Profile Management

Profile Management and Provisioning Services

This article contains advice on maintaining Citrix user profiles on virtual disks (vDisks) created with Citrix Provisioning Services. Before following this advice, understand how your vDisk configuration affects your Profile Management configuration as described in Persistent? Provisioned? Dedicated? Shared?

Supported modes

You can use Profile Management on vDisks running in standard image and private image modes but not difference disk image mode.

To remove non-essential, locally cached profiles from the Master Target Device

To prevent any non-essential, locally cached profiles being stored, ensure that these profiles are removed from vDisks running in standard image mode before taking the Master Target Device image. But do not remove the currently logged-on local administrator’s profile. A good way of achieving this is as follows. During this procedure, error messages might be displayed.

  1. Right-click Computer.
  2. Select Properties.
  3. Click Advanced system settings.
  4. On the Advanced tab, click Settings in User Profiles.
  5. Highlight each profile you want to remove and click Delete.

Retrieve log files from vDisk images

This topic provides guidance on using log files that reside on shared (vDisk) images created with Citrix Provisioning Services. Profile Management saves the files at logoff. But, if you use vDisk images, take account of the fact that base images can be reset, which results in log files being deleted. You therefore must take some action to retrieve the files. The action you take depends on whether the log files are being deleted at logon or logoff.

Use of vDisk images is common in Citrix virtual desktops deployments, so the guidance in this topic uses that product as an example.

To retrieve a log file that is deleted at logoff

If entire profiles or parts of them are not saved back to the user store on the network, the log file is also not saved there.

If the Provisioning Services write-cache is stored on the computer running Provisioning Services, this issue does not arise. And the log file is saved back to the user store.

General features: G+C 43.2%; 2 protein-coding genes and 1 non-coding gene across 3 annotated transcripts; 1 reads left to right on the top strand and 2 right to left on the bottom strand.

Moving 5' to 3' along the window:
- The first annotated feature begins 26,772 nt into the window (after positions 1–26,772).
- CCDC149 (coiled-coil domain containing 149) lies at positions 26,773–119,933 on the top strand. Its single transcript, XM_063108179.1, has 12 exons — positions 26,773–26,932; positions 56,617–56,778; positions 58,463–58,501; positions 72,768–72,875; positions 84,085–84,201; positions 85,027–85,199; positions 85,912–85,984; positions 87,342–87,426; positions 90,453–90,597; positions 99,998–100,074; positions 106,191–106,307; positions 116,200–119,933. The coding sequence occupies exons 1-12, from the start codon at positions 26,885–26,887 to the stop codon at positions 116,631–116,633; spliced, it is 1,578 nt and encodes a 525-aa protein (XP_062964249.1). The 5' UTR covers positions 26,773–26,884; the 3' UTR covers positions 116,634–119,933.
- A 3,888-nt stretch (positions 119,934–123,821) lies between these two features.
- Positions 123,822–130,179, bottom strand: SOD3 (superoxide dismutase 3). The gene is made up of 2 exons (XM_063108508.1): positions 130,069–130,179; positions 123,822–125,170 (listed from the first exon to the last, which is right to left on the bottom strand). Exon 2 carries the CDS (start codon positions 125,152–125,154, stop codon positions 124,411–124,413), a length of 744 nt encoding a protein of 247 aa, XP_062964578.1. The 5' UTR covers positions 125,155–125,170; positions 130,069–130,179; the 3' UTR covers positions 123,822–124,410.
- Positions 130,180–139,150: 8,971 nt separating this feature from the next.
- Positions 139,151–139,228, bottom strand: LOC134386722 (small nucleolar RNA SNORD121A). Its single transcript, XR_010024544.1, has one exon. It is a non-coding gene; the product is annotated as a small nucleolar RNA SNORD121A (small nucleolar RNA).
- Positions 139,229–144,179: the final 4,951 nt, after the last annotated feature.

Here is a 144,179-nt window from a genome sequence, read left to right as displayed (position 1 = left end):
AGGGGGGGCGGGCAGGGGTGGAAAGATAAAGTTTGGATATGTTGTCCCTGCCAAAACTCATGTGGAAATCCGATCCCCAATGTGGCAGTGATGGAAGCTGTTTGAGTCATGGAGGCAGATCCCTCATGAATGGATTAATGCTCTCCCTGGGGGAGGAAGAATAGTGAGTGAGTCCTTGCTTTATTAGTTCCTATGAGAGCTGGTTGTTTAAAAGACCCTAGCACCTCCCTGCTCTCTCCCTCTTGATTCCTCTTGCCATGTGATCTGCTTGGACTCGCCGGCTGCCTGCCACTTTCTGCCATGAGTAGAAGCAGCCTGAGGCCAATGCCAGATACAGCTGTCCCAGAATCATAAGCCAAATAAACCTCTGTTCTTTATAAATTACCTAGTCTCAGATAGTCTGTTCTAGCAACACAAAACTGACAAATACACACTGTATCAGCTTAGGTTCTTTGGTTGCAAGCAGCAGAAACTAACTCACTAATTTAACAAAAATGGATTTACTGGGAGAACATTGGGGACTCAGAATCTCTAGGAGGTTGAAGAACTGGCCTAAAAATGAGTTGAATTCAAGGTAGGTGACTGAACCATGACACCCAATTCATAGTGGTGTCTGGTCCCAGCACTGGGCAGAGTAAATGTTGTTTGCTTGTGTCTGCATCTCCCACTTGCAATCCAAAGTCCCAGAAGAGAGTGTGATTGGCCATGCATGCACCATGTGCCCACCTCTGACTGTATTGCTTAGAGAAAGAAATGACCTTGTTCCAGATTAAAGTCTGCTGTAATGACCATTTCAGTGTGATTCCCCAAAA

If the write-cache is stored locally, in this procedure you might have to log on from the same device as the user. However, even this might fail if the write-cache is stored locally in RAM.

If the write cache is not on the computer running Provisioning Services, you might have to create a copy of the vDisk image. You assign it to the new virtual machine, and change the write-cache on the image so it is stored on that computer.

  1. In Citrix virtual desktops, create a desktop group, add one virtual machine to it, and point it to your vDisk image.
  2. Grant access to the virtual machine to one test user and the administrator.
  3. Modify the desktop group’s idle pool count to 1 for all times of the day (to stop power management turning the machine off). Set its logoff behavior to Do nothing (to prevent the machine restarting and resetting the image).
  4. Log on as the test user to the virtual desktop and then log off from it.
  5. Log on as administrator from the XenCenter or VMware console, and retrieve the log file.

Consult the Citrix Virtual Desktops documentation for more information on creating desktop groups and modifying their properties.

To retrieve a log file that is deleted at logon

If a profile is current in the user store on the network but does not load correctly when the user logs on, log file entries are lost.

  1. Map a drive to \\<vmhostname>\C$ and, before the user logs off the session, locate the log file. The log file is not complete (some entries might be missing) but if the problem you are troubleshooting is at logon, it can provide enough information for you to isolate the cause of the issue.

To relocate Provisioning Services log files

Using standard image mode, the Provisioning Services event log files are lost when the system shuts down. For instructions on changing the default location of the files to prevent this, see Knowledge Center article CTX115601.

Profile Management and Provisioning Services